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Have a story about overcoming injury or starting to run? Email me: rungirlrunn at gmail dot com.

Quick & Easy Holiday Appetizers

Today’s post comes from Kristina– thanks for sharing your recipes!

I love to entertain – and the more the merrier! Just as much as I enjoy a house full of loved ones, I love to plan event details. I love fresh, easy food that I can prepare just before events begin, and I pair those with a few goodies that can be made ahead – either that morning or even the day before!

In the next several weeks, we will host parties, be guests of parties, and join family and friends on holidays. I have two easy appetizers that are full of great flavor! These can be made ahead for your party, and are easily portable to bring to events you are attending.

The first is vegan and the second is vegetarian, both are gluten free. Enjoy!

Red Pepper Dip

2 cups raw cashews
1 cup roasted red peppers
3 tablespoons water
3 cloves garlic
sea salt, to taste

Soak cashews in water overnight in fridge. Drain and add to processor with all ingredients. Blend to desired consistency.

This is so flavorful, and a favorite whenever I make it. I have changed the flavor by replacing red peppers with many things – dates and more water for a sweet dip, jalapenos for spicy, even simply more garlic and white beans for a creamy and versatile alternative.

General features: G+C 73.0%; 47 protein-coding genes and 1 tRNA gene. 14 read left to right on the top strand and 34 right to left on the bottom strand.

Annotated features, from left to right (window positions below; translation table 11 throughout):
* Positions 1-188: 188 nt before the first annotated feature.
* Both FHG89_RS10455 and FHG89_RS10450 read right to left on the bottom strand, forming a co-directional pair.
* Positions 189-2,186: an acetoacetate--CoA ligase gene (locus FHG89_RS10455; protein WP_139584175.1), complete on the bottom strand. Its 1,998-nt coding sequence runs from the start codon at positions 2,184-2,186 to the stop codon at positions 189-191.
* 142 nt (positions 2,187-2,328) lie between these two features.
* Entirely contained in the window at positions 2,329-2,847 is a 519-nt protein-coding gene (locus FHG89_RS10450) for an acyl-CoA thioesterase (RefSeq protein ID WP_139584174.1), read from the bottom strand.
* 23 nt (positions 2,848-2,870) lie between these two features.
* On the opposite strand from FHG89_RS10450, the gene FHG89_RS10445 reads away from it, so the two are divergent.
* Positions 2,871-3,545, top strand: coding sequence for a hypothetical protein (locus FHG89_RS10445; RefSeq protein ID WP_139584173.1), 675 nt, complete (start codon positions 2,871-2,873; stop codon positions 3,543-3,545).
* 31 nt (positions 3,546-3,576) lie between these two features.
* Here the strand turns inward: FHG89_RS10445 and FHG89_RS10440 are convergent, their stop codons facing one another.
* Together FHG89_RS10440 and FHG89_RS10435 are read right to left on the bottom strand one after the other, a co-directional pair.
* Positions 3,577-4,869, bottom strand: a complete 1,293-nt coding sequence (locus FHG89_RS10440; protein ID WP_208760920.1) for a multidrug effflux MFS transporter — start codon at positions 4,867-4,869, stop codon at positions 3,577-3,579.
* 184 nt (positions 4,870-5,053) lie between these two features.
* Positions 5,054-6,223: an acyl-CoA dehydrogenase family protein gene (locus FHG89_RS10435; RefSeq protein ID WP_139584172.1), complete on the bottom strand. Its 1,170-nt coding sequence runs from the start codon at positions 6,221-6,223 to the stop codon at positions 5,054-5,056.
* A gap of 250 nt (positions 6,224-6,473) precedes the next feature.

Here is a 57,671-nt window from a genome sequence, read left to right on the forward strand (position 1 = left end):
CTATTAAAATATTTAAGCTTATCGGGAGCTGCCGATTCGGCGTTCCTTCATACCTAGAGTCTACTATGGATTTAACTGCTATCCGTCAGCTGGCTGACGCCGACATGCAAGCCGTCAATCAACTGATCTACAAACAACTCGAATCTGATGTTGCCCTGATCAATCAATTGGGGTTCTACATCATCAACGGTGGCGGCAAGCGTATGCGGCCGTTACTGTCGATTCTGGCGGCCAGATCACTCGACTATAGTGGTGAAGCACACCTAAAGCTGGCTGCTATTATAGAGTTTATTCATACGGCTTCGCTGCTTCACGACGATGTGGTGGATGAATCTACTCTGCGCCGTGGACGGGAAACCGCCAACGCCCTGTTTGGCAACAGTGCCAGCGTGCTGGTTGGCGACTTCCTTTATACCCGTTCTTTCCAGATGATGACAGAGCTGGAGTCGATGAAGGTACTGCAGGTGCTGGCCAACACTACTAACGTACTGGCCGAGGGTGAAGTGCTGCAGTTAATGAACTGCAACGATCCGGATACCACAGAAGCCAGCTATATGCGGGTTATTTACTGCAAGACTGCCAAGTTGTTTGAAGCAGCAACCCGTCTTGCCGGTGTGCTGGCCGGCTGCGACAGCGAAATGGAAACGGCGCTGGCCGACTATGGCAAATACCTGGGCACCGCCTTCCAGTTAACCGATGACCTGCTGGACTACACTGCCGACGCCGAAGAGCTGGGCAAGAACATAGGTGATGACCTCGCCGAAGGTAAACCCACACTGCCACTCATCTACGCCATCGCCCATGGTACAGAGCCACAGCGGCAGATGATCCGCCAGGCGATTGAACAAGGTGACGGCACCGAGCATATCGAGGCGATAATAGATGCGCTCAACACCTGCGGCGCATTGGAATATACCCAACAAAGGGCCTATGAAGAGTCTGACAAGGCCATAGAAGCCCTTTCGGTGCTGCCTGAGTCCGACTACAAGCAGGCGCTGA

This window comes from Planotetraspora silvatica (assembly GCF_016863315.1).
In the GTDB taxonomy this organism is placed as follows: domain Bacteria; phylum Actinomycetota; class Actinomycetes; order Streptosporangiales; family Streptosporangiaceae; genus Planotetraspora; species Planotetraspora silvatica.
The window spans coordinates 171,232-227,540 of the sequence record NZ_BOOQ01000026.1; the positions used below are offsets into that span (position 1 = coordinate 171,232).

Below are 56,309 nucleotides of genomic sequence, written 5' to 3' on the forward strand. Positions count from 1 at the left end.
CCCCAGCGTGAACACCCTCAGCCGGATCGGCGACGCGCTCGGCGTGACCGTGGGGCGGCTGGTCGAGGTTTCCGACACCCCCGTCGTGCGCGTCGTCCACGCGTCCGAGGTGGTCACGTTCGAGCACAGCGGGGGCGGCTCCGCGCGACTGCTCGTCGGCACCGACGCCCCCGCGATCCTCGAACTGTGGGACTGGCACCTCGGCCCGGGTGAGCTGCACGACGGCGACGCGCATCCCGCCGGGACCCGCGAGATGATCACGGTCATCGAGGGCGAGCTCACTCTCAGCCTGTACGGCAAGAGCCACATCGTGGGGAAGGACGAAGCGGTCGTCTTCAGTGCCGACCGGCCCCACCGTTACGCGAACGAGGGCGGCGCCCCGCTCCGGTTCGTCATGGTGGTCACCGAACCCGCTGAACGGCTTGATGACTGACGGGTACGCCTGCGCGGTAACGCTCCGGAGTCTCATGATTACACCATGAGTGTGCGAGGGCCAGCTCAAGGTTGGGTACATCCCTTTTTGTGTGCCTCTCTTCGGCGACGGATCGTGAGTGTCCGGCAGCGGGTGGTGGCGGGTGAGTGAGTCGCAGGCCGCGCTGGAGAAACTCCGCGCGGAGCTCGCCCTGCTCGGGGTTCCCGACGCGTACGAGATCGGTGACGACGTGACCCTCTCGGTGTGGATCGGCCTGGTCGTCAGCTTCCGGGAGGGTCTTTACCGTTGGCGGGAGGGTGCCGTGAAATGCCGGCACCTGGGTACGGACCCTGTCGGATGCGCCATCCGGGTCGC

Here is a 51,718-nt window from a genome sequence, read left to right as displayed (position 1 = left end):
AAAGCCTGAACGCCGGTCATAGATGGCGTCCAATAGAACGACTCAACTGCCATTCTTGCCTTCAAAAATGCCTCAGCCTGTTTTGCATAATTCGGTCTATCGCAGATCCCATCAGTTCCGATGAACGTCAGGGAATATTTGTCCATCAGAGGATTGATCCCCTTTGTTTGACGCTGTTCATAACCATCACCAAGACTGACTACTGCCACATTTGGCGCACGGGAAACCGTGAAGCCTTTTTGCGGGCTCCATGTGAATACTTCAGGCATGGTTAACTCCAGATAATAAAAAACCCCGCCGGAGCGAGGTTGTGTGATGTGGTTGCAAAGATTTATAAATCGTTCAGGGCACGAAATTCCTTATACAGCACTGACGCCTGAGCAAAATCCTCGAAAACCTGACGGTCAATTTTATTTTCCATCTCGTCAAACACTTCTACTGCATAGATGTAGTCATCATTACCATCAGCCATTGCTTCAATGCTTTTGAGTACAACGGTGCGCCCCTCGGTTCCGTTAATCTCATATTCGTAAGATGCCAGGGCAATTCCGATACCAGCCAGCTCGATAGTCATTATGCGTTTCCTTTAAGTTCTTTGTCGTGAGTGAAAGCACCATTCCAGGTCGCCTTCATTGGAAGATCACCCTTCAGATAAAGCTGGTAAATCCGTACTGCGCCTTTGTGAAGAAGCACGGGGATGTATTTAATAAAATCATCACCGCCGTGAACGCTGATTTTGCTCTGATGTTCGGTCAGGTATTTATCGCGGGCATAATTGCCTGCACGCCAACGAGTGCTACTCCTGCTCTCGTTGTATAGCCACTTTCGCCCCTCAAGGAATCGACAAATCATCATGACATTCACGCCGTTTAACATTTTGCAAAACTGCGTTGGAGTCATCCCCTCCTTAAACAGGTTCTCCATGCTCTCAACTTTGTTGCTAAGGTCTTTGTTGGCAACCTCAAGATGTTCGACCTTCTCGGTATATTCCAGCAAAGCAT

I serve this with crackers and vegetables – baby carrots, broccoli, cauliflower, pepper slices.

Olive Bites

2 cups extra sharp cheddar, cubed
1 stick butter, cubed
1 1/4 cup flour (Bob’s Red Mill gluten free)
1 teaspoon sea salt
25 – 30 martini olives

Pulse cheese, butter, flour and salt in food processor. Very quickly it forms a dough ball. Remove and knead a few times, until smooth.

Step by step: Roll into one inch balls, make a well, place an olive inside, form dough around olive. I baked them in my mini muffin pan.

Bake at 400 for 15-18 minutes.

I also made cheesy disks out of some of the dough:


These taste like light fluffy cheese crackers, and are great warm or cold. The olive bites are salty and uniquely tasty; I have made these ahead of time and warmed in the oven prior to serving.

I am always flattered when asked to guest post, and was very happy to be asked by Heather, whose blog I love and read daily! Thank you Heather, and thanks to everyone for reading! I wish you all a fun and happy holiday season!

Kristina, spabettie